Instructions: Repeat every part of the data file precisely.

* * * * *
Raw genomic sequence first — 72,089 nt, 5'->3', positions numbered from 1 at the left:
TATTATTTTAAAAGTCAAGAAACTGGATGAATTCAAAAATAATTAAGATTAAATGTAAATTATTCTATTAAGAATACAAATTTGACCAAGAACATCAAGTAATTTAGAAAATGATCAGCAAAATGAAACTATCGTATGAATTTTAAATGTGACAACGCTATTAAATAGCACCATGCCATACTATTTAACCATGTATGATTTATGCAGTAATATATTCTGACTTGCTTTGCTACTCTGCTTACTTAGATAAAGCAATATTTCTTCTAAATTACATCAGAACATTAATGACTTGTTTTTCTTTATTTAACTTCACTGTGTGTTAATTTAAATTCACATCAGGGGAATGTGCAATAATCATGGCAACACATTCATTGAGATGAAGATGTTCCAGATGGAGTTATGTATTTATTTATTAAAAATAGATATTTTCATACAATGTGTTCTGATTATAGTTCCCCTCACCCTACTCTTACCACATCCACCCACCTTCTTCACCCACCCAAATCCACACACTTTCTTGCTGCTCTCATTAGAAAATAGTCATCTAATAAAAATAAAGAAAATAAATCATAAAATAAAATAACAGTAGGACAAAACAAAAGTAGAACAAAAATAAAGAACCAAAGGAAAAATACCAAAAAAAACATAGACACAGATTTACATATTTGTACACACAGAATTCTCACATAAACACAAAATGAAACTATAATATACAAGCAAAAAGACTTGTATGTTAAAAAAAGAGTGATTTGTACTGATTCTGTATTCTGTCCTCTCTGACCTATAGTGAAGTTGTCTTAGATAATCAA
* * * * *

Raw genomic sequence first — 72,089 nt, 5'->3', positions numbered from 1 at the left:
TATTATTTTAAAAGTCAAGAAACTGGATGAATTCAAAAATAATTAAGATTAAATGTAAATTATTCTATTAAGAATACAAATTTGACCAAGAACATCAAGTAATTTAGAAAATGATCAGCAAAATGAAACTATCGTATGAATTTTAAATGTGACAACGCTATTAAATAGCACCATGCCATACTATTTAACCATGTATGATTTATGCAGTAATATATTCTGACTTGCTTTGCTACTCTGCTTACTTAGATAAAGCAATATTTCTTCTAAATTACATCAGAACATTAATGACTTGTTTTTCTTTATTTAACTTCACTGTGTGTTAATTTAAATTCACATCAGGGGAATGTGCAATAATCATGGCAACACATTCATTGAGATGAAGATGTTCCAGATGGAGTTATGTATTTATTTATTAAAAATAGATATTTTCATACAATGTGTTCTGATTATAGTTCCCCTCACCCTACTCTTACCACATCCACCCACCTTCTTCACCCACCCAAATCCACACACTTTCTTGCTGCTCTCATTAGAAAATAGTCATCTAATAAAAATAAAGAAAATAAATCATAAAATAAAATAACAGTAGGACAAAACAAAAGTAGAACAAAAATAAAGAACCAAAGGAAAAATACCAAAAAAAACATAGACACAGATTTACATATTTGTACACACAGAATTCTCACATAAACACAAAATGAAACTATAATATACAAGCAAAAAGACTTGTATGTTAAAAAAAGAGTGATTTGTACTGATTCTGTATTCTGTCCTCTCTGACCTATAGTGAAGTTGTCTTAGATAATCAA